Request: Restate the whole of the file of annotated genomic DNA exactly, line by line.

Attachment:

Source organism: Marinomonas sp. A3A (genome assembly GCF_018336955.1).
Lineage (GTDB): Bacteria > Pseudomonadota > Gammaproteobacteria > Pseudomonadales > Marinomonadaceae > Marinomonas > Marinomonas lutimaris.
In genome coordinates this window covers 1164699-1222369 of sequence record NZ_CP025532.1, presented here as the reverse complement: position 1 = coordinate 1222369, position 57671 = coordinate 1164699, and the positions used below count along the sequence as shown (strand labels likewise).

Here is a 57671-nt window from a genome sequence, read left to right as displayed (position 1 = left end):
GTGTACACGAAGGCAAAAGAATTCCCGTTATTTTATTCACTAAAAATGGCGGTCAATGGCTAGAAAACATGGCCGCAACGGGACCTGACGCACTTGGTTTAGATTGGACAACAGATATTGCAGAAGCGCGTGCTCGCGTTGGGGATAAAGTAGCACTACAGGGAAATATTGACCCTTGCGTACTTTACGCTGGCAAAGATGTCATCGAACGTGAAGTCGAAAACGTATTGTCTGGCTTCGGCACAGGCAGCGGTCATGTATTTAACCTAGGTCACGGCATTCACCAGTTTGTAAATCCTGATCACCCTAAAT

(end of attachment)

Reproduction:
Source organism: Marinomonas sp. A3A (genome assembly GCF_018336955.1).
Lineage (GTDB): Bacteria > Pseudomonadota > Gammaproteobacteria > Pseudomonadales > Marinomonadaceae > Marinomonas > Marinomonas lutimaris.
In genome coordinates this window covers 1164699-1222369 of sequence record NZ_CP025532.1, presented here as the reverse complement: position 1 = coordinate 1222369, position 57671 = coordinate 1164699, and the positions used below count along the sequence as shown (strand labels likewise).

Here is a 57671-nt window from a genome sequence, read left to right as displayed (position 1 = left end):
GTGTACACGAAGGCAAAAGAATTCCCGTTATTTTATTCACTAAAAATGGCGGTCAATGGCTAGAAAACATGGCCGCAACGGGACCTGACGCACTTGGTTTAGATTGGACAACAGATATTGCAGAAGCGCGTGCTCGCGTTGGGGATAAAGTAGCACTACAGGGAAATATTGACCCTTGCGTACTTTACGCTGGCAAAGATGTCATCGAACGTGAAGTCGAAAACGTATTGTCTGGCTTCGGCACAGGCAGCGGTCATGTATTTAACCTAGGTCACGGCATTCACCAGTTTGTAAATCCTGATCACCCTAAAT